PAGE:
1862 in literature
From Wikipedia, the free encyclopedia
This article presents lists of the literary events and publications in 1862.
- February – Ivan Turgenev's novel Fathers and Sons (Отцы и дети (old spelling Отцы и дѣти), Ottsy i dety, literally "Fathers and Children") is published by Russkiy Vestnik in Moscow.
- March 30 or 31 – The first two volumes of Victor Hugo's epic historical novel Les Misérables are published in Brussels followed on April 3 by Paris publication, with the remaining volumes following on May 15. The first English language translations are by Charles Edwin Wilbour, published in New York on June 7, and by Frederic Charles Lascelles Wraxall, published in London in October.
- April 28 - Thomas Hardy becomes an assistant to architect Arthur Blomfield.
- April 6 – Two months after joining the staff of General William Babcock Hazen, Ambrose Bierce participates in the Battle of Shiloh, later the subject of a memoir. Among those on the opposite side is future journalist and explorer Henry Morton Stanley, who will also record his experiences.
- June – Nikolai Chernyshevsky is imprisoned in Saint Petersburg and begins his novel What Is To Be Done?
- June 4 – Henry Morton Stanley, now a "Galvanized Yankee", joins the Union Army; he is discharged 18 days later because of illness.
- July – George Eliot's historical novel Romola begins serialization in Cornhill Magazine, the first time she has published a full-length book in this format. George Murray Smith of the publishers Smith, Elder & Co. has agreed a £7,000 advance for it.
- July 1 – Moscow's first free public library opens as The Library of the Moscow Public Museum and Rumiantsev Museum, predecessor of the Russian State Library.
- July 4 – Charles Dodgson (better known as by his later pseudonym Lewis Carroll) extemporises a story for 10-year-old Alice Liddell and her sisters on a rowing boat trip on The Isis from Oxford to Godstow. The story becomes the manuscript Alice's Adventures Underground and is published in 1865 as Alice's Adventures in Wonderland.
- September 23 – Leo Tolstoy marries Sophia ("Sonya") Andreevna Behrs, 16 years his junior, in Moscow, having given her a diary detailing his previous sexual relations.
- November 26 – Charles Dodgson sends the handwritten manuscript of Alice's Adventures Underground to Alice Liddell.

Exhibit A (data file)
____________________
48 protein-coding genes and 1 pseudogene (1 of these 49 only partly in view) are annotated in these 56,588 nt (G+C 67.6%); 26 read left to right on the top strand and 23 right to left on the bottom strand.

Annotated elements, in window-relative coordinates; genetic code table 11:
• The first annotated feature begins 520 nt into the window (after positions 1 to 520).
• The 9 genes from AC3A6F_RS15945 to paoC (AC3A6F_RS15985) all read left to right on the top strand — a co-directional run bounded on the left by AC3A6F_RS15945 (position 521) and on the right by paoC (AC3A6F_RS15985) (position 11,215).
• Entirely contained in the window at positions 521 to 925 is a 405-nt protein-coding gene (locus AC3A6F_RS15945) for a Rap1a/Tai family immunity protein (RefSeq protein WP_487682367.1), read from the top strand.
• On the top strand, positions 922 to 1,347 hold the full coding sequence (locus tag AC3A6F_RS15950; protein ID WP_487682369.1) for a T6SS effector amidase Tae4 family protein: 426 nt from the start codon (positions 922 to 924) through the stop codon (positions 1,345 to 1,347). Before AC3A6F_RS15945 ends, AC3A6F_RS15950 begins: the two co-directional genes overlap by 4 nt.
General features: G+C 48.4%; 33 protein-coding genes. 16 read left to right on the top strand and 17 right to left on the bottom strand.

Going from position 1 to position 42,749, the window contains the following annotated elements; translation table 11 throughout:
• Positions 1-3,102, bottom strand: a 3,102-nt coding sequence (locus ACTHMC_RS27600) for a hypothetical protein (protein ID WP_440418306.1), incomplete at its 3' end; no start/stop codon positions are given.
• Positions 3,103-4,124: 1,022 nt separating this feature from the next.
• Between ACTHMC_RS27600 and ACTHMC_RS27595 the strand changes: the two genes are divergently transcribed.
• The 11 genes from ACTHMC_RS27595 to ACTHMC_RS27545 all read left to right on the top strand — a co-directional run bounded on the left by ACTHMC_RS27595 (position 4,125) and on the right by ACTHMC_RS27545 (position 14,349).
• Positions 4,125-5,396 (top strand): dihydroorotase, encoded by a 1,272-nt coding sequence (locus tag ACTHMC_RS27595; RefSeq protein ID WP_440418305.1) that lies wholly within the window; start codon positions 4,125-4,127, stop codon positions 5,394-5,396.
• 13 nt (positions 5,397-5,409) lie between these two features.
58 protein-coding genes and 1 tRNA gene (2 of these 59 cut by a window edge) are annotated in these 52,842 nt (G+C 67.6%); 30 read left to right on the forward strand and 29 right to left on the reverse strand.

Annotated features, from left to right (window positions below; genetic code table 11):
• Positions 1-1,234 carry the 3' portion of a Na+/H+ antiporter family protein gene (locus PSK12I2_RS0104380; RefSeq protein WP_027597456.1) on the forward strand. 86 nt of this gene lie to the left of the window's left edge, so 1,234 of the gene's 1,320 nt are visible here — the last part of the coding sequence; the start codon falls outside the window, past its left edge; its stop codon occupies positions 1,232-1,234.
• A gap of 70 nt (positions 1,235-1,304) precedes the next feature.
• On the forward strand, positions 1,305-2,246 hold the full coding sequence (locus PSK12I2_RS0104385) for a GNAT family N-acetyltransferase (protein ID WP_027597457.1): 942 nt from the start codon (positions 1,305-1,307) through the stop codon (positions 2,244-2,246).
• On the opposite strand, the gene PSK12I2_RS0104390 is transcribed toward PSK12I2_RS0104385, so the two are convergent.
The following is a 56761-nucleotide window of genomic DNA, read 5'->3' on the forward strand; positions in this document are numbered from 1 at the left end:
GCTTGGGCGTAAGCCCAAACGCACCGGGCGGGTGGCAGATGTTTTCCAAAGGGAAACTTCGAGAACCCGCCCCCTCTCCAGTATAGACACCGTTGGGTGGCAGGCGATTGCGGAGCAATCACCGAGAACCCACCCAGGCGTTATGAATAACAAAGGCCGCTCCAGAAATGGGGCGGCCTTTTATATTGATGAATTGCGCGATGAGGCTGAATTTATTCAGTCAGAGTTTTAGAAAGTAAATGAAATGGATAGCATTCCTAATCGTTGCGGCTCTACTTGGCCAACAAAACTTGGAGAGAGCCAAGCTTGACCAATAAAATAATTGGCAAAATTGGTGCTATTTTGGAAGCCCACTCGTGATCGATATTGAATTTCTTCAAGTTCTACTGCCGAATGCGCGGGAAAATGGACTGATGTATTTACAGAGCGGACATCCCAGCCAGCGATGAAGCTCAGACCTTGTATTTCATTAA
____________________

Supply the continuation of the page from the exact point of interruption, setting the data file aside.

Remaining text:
- November 29 – Serialization of The Notting Hill Mystery by "Charles Felix" (probably Charles Warren Adams) commences in Once A Week (London); it is considered the first full-length detective novel in English.
- December – Louisa May Alcott becomes a nurse at the Union hospital in Georgetown, D.C.
- December 24 – William Dean Howells marries Elinor Mead at the American embassy in Paris.
- date unknown
- José de Alencar – Lucíola
- Mary Elizabeth Braddon – Lady Audley's Secret
- Camilo Castelo Branco – Amor de Perdição
- Wilkie Collins – No Name
- Fyodor Dostoevsky – The House of the Dead (Записки из Мёртвого дома, Zapiski iz Myortvogo doma, book publication)
- George Eliot – Romola (serialization)
- Gustave Flaubert – Salammbo
- Eugène Fromentin – Dominique
- The Goncourt brothers (Edmond and Jules de Goncourt) – Sister Philomene (Sœur Philomène)
- Victor Hugo – Les Misérables
- Henry Kingsley – Ravenshoe
- George MacDonald – David Elginbrod
- Watts Phillips – The Honour of the Family
- Elizabeth Stoddard – The Morgesons
- William Makepeace Thackeray – The Adventures of Philip
- Aleksey Konstantinovich Tolstoy – Prince Serebrenni (Князь Серебряный)
- Anthony Trollope – Orley Farm (publication completed)
- Ivan Turgenev – Fathers and Sons
- Mrs. Henry Wood – The Channings
Children and young people
- Frances Freeling Broderip – Tale of the Toys, Told by Themselves
- F. W. Farrar – St. Winifred's or The World of School
- Henrietta Keddie (as Sarah Tytler) – Papers for Thoughtful Girls, with illustrative sketches of some girls' lives
- Charlotte Yonge
- Countess Kate
- The Stokesley Secret
- Émile Augier – Le Fils de Giboyer
- Henrik Ibsen – Love's Comedy (Kjærlighedens Komedie, first published)
- Watts Phillips – His Last Victory
- Edmund Yates – Invitations
- Pavlo Chubynsky – Shche ne vmerla Ukraina ("Ukraine's glory has not perished", later the Ukrainian national anthem)
- Henrik Ibsen – Terje Vigen
- George Meredith – Modern Love